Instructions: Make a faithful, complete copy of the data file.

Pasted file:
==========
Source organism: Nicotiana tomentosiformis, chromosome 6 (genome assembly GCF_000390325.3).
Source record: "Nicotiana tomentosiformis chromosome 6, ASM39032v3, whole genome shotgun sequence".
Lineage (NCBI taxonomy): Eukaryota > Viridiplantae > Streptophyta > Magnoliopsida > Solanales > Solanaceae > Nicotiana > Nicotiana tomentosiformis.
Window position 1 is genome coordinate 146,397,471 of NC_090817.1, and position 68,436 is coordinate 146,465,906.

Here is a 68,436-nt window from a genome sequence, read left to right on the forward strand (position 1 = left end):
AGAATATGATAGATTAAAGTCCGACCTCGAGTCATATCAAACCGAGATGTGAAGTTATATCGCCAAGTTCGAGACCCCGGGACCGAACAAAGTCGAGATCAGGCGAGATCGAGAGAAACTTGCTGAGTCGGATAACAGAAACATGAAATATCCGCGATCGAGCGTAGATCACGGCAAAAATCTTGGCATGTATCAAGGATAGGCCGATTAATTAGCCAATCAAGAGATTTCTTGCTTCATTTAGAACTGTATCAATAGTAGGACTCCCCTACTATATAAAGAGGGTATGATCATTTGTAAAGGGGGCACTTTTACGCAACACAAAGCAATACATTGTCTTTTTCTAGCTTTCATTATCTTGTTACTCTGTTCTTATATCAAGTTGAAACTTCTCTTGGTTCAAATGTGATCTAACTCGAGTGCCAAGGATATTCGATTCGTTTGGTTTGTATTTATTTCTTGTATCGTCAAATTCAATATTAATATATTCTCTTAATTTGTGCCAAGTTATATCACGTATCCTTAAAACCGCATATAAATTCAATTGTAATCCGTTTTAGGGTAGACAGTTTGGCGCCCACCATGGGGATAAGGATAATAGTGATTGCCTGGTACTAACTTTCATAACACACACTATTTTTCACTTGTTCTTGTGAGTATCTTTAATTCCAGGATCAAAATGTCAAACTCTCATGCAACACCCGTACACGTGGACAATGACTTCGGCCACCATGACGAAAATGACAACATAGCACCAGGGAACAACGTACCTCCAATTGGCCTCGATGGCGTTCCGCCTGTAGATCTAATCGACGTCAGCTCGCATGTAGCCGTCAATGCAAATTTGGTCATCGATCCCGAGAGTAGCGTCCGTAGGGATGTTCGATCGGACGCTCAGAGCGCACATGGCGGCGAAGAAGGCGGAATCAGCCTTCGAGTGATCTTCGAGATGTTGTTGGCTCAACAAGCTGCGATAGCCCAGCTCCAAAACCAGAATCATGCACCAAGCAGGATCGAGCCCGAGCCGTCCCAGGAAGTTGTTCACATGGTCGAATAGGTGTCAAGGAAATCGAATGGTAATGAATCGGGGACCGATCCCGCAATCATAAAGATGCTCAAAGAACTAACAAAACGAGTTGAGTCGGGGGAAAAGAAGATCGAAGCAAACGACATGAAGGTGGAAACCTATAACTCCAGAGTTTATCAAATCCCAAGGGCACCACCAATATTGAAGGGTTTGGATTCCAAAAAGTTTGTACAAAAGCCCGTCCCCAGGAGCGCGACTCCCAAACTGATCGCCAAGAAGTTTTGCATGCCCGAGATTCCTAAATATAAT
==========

Source organism: Nicotiana tomentosiformis, chromosome 6 (genome assembly GCF_000390325.3).
Source record: "Nicotiana tomentosiformis chromosome 6, ASM39032v3, whole genome shotgun sequence".
Lineage (NCBI taxonomy): Eukaryota > Viridiplantae > Streptophyta > Magnoliopsida > Solanales > Solanaceae > Nicotiana > Nicotiana tomentosiformis.
Window position 1 is genome coordinate 146,397,471 of NC_090817.1, and position 68,436 is coordinate 146,465,906.

Here is a 68,436-nt window from a genome sequence, read left to right on the forward strand (position 1 = left end):
AGAATATGATAGATTAAAGTCCGACCTCGAGTCATATCAAACCGAGATGTGAAGTTATATCGCCAAGTTCGAGACCCCGGGACCGAACAAAGTCGAGATCAGGCGAGATCGAGAGAAACTTGCTGAGTCGGATAACAGAAACATGAAATATCCGCGATCGAGCGTAGATCACGGCAAAAATCTTGGCATGTATCAAGGATAGGCCGATTAATTAGCCAATCAAGAGATTTCTTGCTTCATTTAGAACTGTATCAATAGTAGGACTCCCCTACTATATAAAGAGGGTATGATCATTTGTAAAGGGGGCACTTTTACGCAACACAAAGCAATACATTGTCTTTTTCTAGCTTTCATTATCTTGTTACTCTGTTCTTATATCAAGTTGAAACTTCTCTTGGTTCAAATGTGATCTAACTCGAGTGCCAAGGATATTCGATTCGTTTGGTTTGTATTTATTTCTTGTATCGTCAAATTCAATATTAATATATTCTCTTAATTTGTGCCAAGTTATATCACGTATCCTTAAAACCGCATATAAATTCAATTGTAATCCGTTTTAGGGTAGACAGTTTGGCGCCCACCATGGGGATAAGGATAATAGTGATTGCCTGGTACTAACTTTCATAACACACACTATTTTTCACTTGTTCTTGTGAGTATCTTTAATTCCAGGATCAAAATGTCAAACTCTCATGCAACACCCGTACACGTGGACAATGACTTCGGCCACCATGACGAAAATGACAACATAGCACCAGGGAACAACGTACCTCCAATTGGCCTCGATGGCGTTCCGCCTGTAGATCTAATCGACGTCAGCTCGCATGTAGCCGTCAATGCAAATTTGGTCATCGATCCCGAGAGTAGCGTCCGTAGGGATGTTCGATCGGACGCTCAGAGCGCACATGGCGGCGAAGAAGGCGGAATCAGCCTTCGAGTGATCTTCGAGATGTTGTTGGCTCAACAAGCTGCGATAGCCCAGCTCCAAAACCAGAATCATGCACCAAGCAGGATCGAGCCCGAGCCGTCCCAGGAAGTTGTTCACATGGTCGAATAGGTGTCAAGGAAATCGAATGGTAATGAATCGGGGACCGATCCCGCAATCATAAAGATGCTCAAAGAACTAACAAAACGAGTTGAGTCGGGGGAAAAGAAGATCGAAGCAAACGACATGAAGGTGGAAACCTATAACTCCAGAGTTTATCAAATCCCAAGGGCACCACCAATATTGAAGGGTTTGGATTCCAAAAAGTTTGTACAAAAGCCCGTCCCCAGGAGCGCGACTCCCAAACTGATCGCCAAGAAGTTTTGCATGCCCGAGATTCCTAAATATAAT